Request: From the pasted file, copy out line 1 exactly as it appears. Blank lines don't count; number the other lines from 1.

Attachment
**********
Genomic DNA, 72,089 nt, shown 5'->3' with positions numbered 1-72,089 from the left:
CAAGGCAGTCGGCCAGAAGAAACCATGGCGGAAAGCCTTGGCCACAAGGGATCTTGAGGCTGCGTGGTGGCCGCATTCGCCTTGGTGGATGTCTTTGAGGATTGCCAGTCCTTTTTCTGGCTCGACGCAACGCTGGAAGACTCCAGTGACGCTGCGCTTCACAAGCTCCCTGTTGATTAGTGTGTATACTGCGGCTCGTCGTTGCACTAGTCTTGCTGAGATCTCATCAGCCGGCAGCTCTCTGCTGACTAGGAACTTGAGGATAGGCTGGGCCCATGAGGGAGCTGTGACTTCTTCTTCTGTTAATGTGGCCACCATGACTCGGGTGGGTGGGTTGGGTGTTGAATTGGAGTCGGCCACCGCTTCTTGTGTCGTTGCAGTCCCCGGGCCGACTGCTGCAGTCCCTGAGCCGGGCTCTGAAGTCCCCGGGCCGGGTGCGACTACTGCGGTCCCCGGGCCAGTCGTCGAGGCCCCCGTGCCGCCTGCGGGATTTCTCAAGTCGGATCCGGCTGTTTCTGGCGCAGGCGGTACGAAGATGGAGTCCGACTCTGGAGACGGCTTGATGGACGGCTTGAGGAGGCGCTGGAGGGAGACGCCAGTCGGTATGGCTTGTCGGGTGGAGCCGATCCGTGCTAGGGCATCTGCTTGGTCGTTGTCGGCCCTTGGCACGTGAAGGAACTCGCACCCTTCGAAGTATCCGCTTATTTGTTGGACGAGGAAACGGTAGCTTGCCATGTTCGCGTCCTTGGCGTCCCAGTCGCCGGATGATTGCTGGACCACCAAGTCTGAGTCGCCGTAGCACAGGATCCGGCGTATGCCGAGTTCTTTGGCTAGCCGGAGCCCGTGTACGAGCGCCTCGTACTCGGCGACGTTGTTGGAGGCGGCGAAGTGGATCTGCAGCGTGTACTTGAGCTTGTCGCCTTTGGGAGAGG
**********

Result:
Genomic DNA, 72,089 nt, shown 5'->3' with positions numbered 1-72,089 from the left: